Can you Challenge a Will?

What can you do if a loved one unexpectedly leaves you out of a will?

Firstly you can consider whether the will itself can be challenged. This can be done by asking:

  1. Were the formalities (e.g. witnessing) done correctly?
  2. Did someone exercise undue influence over the person making the will? 
  3. Did the person making the will have the mental ability (known as capacity) to do so?

These challenges, especially ones based on undue influence or lack of capacity, can be difficult to prove but if you think there is something wrong with a will you should seek legal advice quickly as it is more difficult to overturn a will once it is admitted to probate. If a will is successfully challenged the estate will be distributed according to the last valid will, or if one does not exist, the rules of intestacy, so you need to be certain of what you will achieve.

If a will is valid you could consider a claim under the Inheritance (Provision for Family and Dependants) Act 1975. This act lets the court adjust a will in favour of spouses, co-habitees, children and dependants if the will did not leave them adequate support. It is an exception to the rule that you can leave your money to who you like when you die. Spouses are entitled to a higher level of provision from the will. They do not need to prove that provision must be necessary for their “maintenance” whilst other dependents do.

Kate Barnes, dispute resolution solicitor at Bates Wells & Braithwaite says: “I have often used this act when someone has remarried, or co-habited, later in life and has not adjusted their will to take into account the new spouse or partner. For example by leaving their spouse a small sum of money but not the house they live in.”

“Claims often involve conflict between members of families and can be difficult but are nearly always resolved by agreement between the parties; perhaps by the surviving spouse being allowed to live in the property rent free for the rest of their life or by the payment of a lump sum to allow them to continue their previous lifestyle.”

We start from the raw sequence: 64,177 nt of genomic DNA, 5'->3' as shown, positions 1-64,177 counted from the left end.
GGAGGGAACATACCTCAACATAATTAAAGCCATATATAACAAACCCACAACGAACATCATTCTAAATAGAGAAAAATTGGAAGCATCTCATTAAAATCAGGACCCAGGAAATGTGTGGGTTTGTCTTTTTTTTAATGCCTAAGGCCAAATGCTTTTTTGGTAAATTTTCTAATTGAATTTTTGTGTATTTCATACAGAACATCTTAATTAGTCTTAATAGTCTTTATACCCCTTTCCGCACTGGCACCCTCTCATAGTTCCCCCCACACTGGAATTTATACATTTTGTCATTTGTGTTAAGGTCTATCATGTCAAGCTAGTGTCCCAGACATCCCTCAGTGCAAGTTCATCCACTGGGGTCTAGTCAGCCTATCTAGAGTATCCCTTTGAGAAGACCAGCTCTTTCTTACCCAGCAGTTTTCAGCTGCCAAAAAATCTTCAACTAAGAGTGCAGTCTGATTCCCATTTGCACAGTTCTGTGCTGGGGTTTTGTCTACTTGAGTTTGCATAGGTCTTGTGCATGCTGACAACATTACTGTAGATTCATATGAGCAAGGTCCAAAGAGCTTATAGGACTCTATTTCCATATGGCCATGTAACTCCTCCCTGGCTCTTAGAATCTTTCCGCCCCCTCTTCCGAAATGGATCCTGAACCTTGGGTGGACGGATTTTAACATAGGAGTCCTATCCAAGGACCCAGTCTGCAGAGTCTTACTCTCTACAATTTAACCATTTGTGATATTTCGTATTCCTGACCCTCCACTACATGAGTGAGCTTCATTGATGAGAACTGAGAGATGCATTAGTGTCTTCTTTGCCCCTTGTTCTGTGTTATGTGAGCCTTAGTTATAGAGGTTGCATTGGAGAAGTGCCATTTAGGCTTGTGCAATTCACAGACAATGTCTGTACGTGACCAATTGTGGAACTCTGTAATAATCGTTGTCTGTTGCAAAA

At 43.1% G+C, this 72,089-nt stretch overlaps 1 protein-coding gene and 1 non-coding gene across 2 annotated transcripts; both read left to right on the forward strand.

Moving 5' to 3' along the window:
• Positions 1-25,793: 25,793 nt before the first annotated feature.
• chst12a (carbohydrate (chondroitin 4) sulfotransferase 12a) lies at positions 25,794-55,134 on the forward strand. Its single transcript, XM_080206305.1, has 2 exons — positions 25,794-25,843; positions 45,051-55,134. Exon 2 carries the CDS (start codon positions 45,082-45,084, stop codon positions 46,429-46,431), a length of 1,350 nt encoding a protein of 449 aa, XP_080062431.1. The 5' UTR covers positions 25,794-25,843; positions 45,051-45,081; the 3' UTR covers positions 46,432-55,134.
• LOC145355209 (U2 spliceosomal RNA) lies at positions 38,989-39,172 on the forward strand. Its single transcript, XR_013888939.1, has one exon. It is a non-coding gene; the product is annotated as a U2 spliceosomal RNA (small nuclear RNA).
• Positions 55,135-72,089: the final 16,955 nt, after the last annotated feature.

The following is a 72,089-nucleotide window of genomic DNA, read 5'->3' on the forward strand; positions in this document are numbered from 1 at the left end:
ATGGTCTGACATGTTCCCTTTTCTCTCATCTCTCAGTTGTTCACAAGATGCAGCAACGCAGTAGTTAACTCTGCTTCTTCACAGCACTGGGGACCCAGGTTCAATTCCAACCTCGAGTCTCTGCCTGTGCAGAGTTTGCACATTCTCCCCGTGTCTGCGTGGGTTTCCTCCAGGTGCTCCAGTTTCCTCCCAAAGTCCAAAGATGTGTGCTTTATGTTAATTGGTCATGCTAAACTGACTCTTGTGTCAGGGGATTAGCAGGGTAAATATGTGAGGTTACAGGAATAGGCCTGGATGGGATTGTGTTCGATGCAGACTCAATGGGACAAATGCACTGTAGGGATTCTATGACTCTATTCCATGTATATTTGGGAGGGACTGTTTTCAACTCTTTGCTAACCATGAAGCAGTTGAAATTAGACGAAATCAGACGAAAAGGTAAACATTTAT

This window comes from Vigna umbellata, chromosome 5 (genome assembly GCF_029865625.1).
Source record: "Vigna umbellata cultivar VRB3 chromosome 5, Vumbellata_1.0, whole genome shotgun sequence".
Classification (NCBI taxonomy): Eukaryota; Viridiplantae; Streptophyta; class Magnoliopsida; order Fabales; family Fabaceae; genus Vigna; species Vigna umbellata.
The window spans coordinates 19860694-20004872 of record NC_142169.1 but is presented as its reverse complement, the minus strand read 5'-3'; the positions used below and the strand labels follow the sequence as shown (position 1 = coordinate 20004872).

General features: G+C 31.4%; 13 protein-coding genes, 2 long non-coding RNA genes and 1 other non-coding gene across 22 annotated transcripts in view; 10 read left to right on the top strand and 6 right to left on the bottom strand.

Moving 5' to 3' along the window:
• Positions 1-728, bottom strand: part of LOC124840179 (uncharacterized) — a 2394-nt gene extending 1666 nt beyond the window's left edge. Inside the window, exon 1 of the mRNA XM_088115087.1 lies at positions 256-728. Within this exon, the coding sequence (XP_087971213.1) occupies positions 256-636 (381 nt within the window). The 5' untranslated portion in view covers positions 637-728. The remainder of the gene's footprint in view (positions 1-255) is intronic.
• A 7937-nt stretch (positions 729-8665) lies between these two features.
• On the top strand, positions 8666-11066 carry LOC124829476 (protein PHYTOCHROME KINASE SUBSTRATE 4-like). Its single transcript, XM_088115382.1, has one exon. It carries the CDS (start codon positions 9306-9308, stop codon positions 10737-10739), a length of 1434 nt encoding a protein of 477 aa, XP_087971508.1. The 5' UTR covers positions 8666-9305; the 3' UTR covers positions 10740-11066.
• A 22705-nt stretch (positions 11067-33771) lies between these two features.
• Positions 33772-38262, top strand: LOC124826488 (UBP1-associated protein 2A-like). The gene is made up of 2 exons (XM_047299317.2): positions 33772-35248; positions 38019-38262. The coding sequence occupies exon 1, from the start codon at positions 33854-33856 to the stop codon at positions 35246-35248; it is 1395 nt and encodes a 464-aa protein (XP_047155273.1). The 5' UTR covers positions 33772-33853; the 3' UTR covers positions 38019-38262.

If the matter has to go to court the judge can award periodical payments, lump sums or the transfer of a property. The Court will take into account the financial needs and resources of the people involved and the responsibilities the deceased had to the applicant as well as the size and nature of the deceased’s assets.

Inheritance Act claims must be made within 6 months of probate being obtained so advice must be sought promptly.

Written by Glenn Blair – Bates Wells & Braithwaite – 01787 880440

Glenn Blair

Glenn joined Bates Wells & Braithwaite in 2009 and gained experience across the firm before qualifying as a solicitor in November 2015. He has a law degree from the University of East Anglia and took the Legal Practice Course at the College of Law, London.

Glenn is part of the firm’s Wills, Trusts and Probate department and specialises in wills, powers of attorney and the administration of estates.

Away from work, Glenn takes a keen interest in watching and playing various sports and is a long-term season ticket holder at his local football club, Colchester United. A lot of his spare time is also spent enjoying his young family.

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Please note that Bates Wells & Braithwaite are still operating during the Covid-19 crisis and will be throughout.

 

We are pleased to confirm we are now reopening our office doors for clients and third parties.

 

Please note that in line with Government guidance, all visitors will be required to wear a face mask (unless you are exempt) 

 

You can enter reception during our standard opening hours of 9:00am – 5:30pm Monday to Friday to enable you to produce ID or drop off or collect documents or to attend a pre-arranged meeting.

 

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We have a visual walk-through you can access by clicking here to outline all the rules and precautions we have had to put in place

 

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Thank you

The Directors of Bates Wells & Braithwaite